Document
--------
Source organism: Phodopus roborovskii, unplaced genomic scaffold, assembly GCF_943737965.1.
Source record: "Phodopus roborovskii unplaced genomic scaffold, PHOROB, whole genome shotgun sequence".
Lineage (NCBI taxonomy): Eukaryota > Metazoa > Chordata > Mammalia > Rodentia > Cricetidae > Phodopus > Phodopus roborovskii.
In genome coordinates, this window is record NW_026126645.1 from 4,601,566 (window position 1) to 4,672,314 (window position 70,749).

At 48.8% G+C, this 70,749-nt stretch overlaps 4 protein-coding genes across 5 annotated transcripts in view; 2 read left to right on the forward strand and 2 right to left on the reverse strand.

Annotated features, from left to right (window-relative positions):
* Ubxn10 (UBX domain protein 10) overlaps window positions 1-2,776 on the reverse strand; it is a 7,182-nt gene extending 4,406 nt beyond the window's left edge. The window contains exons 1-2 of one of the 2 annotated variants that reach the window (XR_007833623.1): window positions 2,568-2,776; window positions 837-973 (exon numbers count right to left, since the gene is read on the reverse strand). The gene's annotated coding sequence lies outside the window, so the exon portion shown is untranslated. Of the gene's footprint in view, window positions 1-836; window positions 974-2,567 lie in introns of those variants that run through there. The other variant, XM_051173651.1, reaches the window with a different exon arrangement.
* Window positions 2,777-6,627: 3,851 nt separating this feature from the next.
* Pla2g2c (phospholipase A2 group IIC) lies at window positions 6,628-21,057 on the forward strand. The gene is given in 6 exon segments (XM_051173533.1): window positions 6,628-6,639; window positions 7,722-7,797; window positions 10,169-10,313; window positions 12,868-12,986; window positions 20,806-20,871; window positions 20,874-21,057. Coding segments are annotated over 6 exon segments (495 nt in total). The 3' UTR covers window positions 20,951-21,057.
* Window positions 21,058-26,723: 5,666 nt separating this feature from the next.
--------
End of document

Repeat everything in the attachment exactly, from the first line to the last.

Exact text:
Source organism: Phodopus roborovskii, unplaced genomic scaffold, assembly GCF_943737965.1.
Source record: "Phodopus roborovskii unplaced genomic scaffold, PHOROB, whole genome shotgun sequence".
Lineage (NCBI taxonomy): Eukaryota > Metazoa > Chordata > Mammalia > Rodentia > Cricetidae > Phodopus > Phodopus roborovskii.
In genome coordinates, this window is record NW_026126645.1 from 4,601,566 (window position 1) to 4,672,314 (window position 70,749).

At 48.8% G+C, this 70,749-nt stretch overlaps 4 protein-coding genes across 5 annotated transcripts in view; 2 read left to right on the forward strand and 2 right to left on the reverse strand.

Annotated features, from left to right (window-relative positions):
* Ubxn10 (UBX domain protein 10) overlaps window positions 1-2,776 on the reverse strand; it is a 7,182-nt gene extending 4,406 nt beyond the window's left edge. The window contains exons 1-2 of one of the 2 annotated variants that reach the window (XR_007833623.1): window positions 2,568-2,776; window positions 837-973 (exon numbers count right to left, since the gene is read on the reverse strand). The gene's annotated coding sequence lies outside the window, so the exon portion shown is untranslated. Of the gene's footprint in view, window positions 1-836; window positions 974-2,567 lie in introns of those variants that run through there. The other variant, XM_051173651.1, reaches the window with a different exon arrangement.
* Window positions 2,777-6,627: 3,851 nt separating this feature from the next.
* Pla2g2c (phospholipase A2 group IIC) lies at window positions 6,628-21,057 on the forward strand. The gene is given in 6 exon segments (XM_051173533.1): window positions 6,628-6,639; window positions 7,722-7,797; window positions 10,169-10,313; window positions 12,868-12,986; window positions 20,806-20,871; window positions 20,874-21,057. Coding segments are annotated over 6 exon segments (495 nt in total). The 3' UTR covers window positions 20,951-21,057.
* Window positions 21,058-26,723: 5,666 nt separating this feature from the next.